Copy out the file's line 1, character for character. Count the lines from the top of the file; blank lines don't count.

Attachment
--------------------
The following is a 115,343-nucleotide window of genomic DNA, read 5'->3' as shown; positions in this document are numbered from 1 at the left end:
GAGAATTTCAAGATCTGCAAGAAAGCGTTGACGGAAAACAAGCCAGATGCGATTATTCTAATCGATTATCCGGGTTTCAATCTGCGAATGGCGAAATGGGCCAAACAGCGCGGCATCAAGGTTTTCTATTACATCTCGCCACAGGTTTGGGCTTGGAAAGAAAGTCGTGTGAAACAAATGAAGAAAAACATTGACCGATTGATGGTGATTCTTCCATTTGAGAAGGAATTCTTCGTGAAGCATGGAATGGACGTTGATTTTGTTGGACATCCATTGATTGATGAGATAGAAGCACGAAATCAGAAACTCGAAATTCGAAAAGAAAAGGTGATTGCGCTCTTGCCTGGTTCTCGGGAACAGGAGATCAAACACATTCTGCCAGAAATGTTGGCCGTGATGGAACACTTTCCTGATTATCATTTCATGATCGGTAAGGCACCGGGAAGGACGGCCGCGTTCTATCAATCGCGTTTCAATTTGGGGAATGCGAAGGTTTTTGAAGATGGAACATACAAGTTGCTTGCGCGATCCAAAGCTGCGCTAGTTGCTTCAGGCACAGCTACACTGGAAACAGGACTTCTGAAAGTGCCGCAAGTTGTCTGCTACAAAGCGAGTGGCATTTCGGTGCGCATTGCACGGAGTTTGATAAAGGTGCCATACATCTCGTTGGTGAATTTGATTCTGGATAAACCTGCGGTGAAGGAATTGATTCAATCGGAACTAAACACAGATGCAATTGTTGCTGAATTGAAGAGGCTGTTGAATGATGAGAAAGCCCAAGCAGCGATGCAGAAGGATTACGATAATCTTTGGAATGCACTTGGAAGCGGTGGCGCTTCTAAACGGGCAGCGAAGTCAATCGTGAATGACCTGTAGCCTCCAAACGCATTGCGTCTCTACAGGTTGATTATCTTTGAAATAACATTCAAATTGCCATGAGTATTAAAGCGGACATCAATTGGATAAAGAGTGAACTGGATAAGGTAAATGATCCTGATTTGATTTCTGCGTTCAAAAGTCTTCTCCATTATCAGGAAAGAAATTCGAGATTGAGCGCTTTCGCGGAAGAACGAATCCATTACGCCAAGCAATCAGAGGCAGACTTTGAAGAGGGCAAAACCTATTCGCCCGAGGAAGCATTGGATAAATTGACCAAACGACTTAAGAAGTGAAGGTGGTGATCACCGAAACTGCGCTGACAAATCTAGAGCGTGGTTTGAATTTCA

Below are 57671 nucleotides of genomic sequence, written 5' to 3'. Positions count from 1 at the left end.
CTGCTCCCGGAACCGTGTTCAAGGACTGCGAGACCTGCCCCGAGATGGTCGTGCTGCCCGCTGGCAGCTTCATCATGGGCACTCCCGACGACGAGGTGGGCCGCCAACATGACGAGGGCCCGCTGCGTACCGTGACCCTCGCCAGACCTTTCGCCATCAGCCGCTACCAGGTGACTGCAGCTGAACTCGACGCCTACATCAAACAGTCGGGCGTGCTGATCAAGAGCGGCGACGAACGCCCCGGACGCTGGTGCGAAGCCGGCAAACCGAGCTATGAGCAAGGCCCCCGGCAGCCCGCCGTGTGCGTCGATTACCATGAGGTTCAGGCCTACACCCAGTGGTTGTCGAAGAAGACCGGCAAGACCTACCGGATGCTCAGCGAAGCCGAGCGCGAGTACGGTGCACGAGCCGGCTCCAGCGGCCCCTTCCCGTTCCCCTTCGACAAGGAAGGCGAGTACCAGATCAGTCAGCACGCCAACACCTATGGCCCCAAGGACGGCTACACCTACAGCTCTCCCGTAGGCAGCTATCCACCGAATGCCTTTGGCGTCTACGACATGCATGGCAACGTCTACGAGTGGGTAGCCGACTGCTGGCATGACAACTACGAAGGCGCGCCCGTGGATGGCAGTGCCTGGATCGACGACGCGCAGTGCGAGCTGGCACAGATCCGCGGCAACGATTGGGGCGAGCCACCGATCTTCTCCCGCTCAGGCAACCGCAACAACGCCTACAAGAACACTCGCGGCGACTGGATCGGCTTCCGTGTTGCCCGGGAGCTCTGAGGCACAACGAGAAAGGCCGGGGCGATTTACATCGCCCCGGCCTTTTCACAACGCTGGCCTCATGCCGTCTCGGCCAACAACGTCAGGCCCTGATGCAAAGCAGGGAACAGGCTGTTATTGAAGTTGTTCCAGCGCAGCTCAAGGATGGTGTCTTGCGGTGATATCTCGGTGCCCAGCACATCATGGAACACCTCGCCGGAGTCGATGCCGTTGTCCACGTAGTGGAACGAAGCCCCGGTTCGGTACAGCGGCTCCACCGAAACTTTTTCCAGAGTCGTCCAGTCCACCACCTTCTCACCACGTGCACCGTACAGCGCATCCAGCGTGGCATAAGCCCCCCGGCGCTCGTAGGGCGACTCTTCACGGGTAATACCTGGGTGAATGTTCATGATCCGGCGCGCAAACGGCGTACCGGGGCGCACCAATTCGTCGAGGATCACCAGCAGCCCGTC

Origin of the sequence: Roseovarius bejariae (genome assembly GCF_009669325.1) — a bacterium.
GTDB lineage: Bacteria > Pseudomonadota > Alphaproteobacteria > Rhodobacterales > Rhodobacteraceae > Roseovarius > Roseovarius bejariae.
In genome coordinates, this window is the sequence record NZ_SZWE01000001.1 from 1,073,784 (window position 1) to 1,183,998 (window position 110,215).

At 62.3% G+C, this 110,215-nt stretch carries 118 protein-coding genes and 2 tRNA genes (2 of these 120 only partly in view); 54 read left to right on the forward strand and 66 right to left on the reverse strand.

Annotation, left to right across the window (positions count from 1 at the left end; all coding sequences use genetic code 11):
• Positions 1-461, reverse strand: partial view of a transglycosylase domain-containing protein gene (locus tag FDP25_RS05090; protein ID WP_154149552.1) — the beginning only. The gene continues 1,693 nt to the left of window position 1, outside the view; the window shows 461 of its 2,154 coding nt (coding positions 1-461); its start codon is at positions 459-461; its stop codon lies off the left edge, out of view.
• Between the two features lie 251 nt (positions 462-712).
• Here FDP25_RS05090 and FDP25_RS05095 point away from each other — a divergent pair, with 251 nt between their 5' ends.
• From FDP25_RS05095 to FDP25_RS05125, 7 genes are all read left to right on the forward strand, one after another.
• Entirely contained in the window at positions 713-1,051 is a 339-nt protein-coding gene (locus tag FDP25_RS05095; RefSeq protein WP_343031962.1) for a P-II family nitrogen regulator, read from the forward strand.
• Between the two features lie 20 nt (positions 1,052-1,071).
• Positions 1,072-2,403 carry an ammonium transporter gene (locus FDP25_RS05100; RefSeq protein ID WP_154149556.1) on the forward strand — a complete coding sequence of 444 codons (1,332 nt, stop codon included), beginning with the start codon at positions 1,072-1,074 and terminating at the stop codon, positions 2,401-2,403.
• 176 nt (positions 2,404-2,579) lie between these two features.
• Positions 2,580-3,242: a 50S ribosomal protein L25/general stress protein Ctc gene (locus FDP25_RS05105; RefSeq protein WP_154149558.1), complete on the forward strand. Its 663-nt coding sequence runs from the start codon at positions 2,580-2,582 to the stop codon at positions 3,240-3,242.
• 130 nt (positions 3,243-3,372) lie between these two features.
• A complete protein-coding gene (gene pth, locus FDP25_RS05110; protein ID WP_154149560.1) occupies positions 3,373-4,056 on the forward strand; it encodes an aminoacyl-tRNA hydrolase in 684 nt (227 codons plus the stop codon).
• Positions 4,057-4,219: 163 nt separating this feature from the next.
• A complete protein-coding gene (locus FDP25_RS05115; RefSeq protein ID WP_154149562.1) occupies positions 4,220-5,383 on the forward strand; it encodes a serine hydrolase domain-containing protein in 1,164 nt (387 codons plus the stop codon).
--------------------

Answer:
The following is a 115,343-nucleotide window of genomic DNA, read 5'->3' as shown; positions in this document are numbered from 1 at the left end: